Iran: Sanctions and the Nuclear Deal
On February 21, the Center for the National Interest hosted a discussion covered by C-SPAN titled “Iran: Sanctions and the Nuclear Deal” with Ambassador Dennis Ross, a prominent diplomat who has worked for five presidential administrations, and Mark Fitzpatrick, the Executive Director of the International Institute for Strategic Studies and head of the IISS Non-Proliferation and Nuclear Policy Program. Geoffrey Kemp, the Center’s Senior Director of Regional Security Programs, moderated. The event was covered live by C-SPAN. Please find a summary of the event below.
Iran: Sanctions and the Nuclear Deal
Two former diplomats from the Reagan and Obama administrations agreed that the Trump administration should take extra steps to ensure that Iran not only upholds all the requirements of the Joint Comprehensive Plan of Action (JCPOA), the formal name for the 2015 Iran nuclear deal, but also for any illicit actions undertaken in the Middle East that run contrary to U.S. interests. Ambassador Dennis Ross and Mark Fitzpatrick also argued that the U.S. needs to communicate and coordinate policy beyond that which was stated in the JCPOA with the P5+1 (permanent members of the U.N. Security Council and Germany) and regional allies in order to prevent Iran from resuming its nuclear program after the agreement expires.
Ambassador Ross stated that while President Donald Trump has described the Iran Deal as the “worst deal ever,” the plan is not a bilateral one because it includes the other P5+1 members. As a result, he argues, a U.S. withdrawal would isolate America from its allies in the P5+1 and “make us the problem.” Instead, the U.S. should focus its policy in the region on bolstering deterrence and keeping the focus on Iran’s conduct. To that end, Ross argued, the U.S. and its allies should have visible and effective consequences for Iran when it runs afoul of the JCPOA and be unafraid to designate new sanctions if the situation demands it, saying, “where Iranian action calls for more, we should do more.” Ross also suggested that the U.S. consider giving the Massive Ordinance Penetrator (MOP) “bunker buster” bomb and leasing B-2 bombers to the Israeli government so that Israel would have the capability to attack underground nuclear sites if needed.
Fitzpatrick, a noted expert on nuclear proliferation issues in the Middle East, Northeast Asia, and South Asia, agreed that the U.S. should be willing to sanction Iran for actions outside the nuclear agreement where justified, but cautioned that sanctions are not the only tool the U.S. can use to influence Tehran’s behavior. Citing some of the resolutions proposed by the U.S. House of Representatives, Fitzpatrick argued that some sanctions are simply attempts to goad Iran into violating the terms of the JCPOA, something Iran is loath to be seen doing. The current international narrative, said Fitzpatrick, is that the Trump administration, rather than Iran, is the “unreasonable actor” and that it is more likely to be the cause of the agreement unravelling. According to Fitzpatrick, claims that U.S. sanctions have had a “chilling effect” on the Iranian economy and recent actions such as the visa ban and the proposal to designate the Iranian Revolutionary Guard Corps (IRGC) as a terrorist organization serve only to reinforce this narrative.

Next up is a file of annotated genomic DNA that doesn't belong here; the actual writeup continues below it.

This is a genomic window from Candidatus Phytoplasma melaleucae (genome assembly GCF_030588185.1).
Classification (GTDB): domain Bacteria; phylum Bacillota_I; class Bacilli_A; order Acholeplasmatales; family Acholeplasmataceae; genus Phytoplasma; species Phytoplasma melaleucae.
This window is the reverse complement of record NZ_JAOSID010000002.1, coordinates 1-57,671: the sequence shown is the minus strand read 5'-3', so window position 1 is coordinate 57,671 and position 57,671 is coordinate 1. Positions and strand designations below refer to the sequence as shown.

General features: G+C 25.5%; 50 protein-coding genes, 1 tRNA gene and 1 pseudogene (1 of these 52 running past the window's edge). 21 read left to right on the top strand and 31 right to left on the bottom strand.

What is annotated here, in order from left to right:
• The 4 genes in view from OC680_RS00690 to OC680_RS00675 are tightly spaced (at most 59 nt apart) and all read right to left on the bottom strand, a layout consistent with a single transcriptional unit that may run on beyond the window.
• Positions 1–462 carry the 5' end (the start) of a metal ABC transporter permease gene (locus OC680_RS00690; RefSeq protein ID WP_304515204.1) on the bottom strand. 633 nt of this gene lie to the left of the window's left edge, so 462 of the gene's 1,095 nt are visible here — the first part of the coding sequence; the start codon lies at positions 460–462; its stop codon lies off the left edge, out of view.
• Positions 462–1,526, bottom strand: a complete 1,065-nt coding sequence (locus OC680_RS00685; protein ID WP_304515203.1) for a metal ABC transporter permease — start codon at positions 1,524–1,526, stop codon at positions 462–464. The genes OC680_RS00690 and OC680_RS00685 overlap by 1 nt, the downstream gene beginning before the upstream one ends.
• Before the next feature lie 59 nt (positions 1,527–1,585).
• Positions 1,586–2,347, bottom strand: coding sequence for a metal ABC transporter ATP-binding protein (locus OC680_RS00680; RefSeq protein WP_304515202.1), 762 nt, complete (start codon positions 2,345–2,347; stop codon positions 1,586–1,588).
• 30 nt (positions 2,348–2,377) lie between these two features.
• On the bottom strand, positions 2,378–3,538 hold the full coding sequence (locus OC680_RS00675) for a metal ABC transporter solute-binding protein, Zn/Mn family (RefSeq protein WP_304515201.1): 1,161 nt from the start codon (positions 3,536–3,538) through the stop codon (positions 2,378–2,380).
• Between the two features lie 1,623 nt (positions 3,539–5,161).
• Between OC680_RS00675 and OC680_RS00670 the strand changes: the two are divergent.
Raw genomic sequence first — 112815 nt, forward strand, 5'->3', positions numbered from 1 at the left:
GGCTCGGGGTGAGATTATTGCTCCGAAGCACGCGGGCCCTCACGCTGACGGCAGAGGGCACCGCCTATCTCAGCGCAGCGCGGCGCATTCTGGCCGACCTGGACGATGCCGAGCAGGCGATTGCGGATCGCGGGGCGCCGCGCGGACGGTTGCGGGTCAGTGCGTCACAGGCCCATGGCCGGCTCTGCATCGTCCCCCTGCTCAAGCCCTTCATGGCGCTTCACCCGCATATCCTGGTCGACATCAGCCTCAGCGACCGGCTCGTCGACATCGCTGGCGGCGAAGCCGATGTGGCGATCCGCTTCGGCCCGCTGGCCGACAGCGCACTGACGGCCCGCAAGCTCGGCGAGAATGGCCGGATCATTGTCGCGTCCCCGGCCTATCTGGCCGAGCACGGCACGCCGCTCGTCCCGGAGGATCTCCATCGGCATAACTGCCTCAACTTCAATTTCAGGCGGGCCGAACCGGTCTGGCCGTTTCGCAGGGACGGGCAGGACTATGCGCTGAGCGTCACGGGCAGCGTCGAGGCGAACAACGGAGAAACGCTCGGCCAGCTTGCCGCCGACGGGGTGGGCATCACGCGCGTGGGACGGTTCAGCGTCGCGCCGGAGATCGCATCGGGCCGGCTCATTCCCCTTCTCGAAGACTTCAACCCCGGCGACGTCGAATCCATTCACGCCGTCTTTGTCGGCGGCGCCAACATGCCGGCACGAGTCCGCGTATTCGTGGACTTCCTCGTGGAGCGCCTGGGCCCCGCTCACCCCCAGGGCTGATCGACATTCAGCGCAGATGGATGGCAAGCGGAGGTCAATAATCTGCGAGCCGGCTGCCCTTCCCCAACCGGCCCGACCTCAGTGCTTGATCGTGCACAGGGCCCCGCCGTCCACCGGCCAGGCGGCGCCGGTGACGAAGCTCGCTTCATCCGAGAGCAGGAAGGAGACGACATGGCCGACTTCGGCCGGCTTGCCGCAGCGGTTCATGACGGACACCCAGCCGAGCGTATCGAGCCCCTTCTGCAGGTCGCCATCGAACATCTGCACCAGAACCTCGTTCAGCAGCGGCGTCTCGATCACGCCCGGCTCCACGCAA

The panelists also highlighted the importance of Iran’s actions and potential U.S. responses in a regional context. According to Ross, the Iranians argue that the nuclear deal does not prevent them from pursuing their own interests in the greater region. He stated that the U.S. should be able to “respond in kind” and increase the costs on Iran when it uses Shia militias to weaken other states or empowers the IRGC’s Qods Force. The reason the Obama administration held back on these types of actions, Ross argued, was out of fear that such strong responses would play into the hands of hardliners within the Iranian political elite and weaken President Hassan Rouhani, who faces an election this year. These fears, said Ross, were largely unfounded, as Rouhani was not predicted to win his election in 2013 but did anyway. In fact, Ross stated, the U.S. should be “humble” about the direct impact its actions have on the elections of other countries.
Fitzpatrick cautioned that while there may not be much the U.S. could do to help Rouhani’s chances against Iran’s hardliners in the upcoming election, “there’s a lot we could do to hurt him.” Were the Trump administration to designate the IRGC as a terrorist organization, Fitzpatrick warned, it would provoke an emotional response from the Iranian people. Moreover, he continued, because of the IRGC’s involvement in the Syrian civil war, any political settlement would have to involve them. An official designation as a terrorist group would severely complicate that effort. Instead, the U.S. should focus on Iran’s use of Hezbollah in Syria. Ross suggested that Hezbollah’s direct role in combat in Syria has reduced its credibility as an independent actor and reaffirmed the subordination of its own interests to Iran’s foreign policy goals.
Both speakers stressed the importance of establishing priorities with regards to Iran and urged that policymakers consider preventing Iran from acquiring nuclear weapons as a top priority. Also, the U.S. and its allies must plan in advance for when sanctions are terminated in the eighth year, advanced centrifuge installation is allowed in the tenth year, and when all JCPOA restrictions are lifted on Iran in the fifteenth year, they said. It is paramount, Mr. Ross urged, that the U.S. “condition” Iran into understanding that pursuing nuclear weapons is a futile strategy and that doing so will incur substantial costs.